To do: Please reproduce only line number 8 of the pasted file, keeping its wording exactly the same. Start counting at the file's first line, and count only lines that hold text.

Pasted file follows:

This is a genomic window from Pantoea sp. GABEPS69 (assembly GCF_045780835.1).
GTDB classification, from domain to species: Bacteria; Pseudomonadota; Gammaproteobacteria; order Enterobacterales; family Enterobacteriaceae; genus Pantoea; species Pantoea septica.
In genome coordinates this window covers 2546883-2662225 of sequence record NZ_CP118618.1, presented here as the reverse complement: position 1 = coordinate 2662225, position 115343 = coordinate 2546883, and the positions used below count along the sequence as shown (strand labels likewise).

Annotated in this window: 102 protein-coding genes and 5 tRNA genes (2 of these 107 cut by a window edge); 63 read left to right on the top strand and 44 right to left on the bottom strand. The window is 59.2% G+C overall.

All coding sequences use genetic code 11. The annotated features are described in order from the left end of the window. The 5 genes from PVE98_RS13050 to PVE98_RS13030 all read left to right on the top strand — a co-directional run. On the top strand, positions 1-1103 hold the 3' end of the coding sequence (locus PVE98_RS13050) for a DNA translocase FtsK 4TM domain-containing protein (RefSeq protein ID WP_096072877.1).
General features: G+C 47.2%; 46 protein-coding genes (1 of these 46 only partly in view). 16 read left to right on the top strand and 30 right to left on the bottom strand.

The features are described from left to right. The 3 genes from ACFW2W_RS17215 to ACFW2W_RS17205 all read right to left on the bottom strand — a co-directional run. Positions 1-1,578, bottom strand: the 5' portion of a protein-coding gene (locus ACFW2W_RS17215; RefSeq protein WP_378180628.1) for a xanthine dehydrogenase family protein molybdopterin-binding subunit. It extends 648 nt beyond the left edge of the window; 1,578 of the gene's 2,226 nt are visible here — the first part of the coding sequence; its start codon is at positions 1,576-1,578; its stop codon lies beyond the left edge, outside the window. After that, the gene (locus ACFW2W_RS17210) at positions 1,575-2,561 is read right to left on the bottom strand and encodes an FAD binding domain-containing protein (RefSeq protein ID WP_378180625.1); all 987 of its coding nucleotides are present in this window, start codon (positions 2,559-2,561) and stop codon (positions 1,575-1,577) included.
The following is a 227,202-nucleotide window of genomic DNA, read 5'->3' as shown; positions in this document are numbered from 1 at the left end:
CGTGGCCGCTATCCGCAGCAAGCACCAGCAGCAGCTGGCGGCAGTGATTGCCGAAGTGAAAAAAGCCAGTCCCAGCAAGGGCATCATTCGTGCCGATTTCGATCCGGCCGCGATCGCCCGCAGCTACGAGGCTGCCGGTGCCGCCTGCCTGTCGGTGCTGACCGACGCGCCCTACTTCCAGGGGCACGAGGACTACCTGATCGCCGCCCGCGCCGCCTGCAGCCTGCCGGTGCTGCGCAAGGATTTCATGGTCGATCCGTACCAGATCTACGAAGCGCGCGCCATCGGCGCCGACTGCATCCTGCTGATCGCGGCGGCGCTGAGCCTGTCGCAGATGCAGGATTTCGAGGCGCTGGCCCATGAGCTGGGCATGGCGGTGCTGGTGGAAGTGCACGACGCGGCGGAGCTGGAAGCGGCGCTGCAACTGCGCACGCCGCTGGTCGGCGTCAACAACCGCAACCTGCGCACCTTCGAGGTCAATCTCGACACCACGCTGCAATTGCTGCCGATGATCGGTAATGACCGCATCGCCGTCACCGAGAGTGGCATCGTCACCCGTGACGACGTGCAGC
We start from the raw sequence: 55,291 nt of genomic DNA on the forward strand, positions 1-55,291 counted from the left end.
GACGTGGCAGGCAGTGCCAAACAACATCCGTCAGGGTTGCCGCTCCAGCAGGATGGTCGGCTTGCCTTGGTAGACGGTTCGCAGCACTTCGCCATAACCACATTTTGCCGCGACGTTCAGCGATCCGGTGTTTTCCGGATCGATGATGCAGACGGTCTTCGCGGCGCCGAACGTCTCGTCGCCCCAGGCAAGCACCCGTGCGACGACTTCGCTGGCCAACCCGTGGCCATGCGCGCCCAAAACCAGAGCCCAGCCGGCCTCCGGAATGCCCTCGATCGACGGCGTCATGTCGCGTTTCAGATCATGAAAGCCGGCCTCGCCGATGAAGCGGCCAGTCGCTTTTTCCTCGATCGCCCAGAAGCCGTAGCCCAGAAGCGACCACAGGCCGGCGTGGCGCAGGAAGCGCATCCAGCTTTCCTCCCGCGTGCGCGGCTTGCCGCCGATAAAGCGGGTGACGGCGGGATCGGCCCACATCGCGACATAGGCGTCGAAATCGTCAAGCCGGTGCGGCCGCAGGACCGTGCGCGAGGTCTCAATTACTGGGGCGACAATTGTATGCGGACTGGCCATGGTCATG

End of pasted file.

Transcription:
The following is a 227,202-nucleotide window of genomic DNA, read 5'->3' as shown; positions in this document are numbered from 1 at the left end: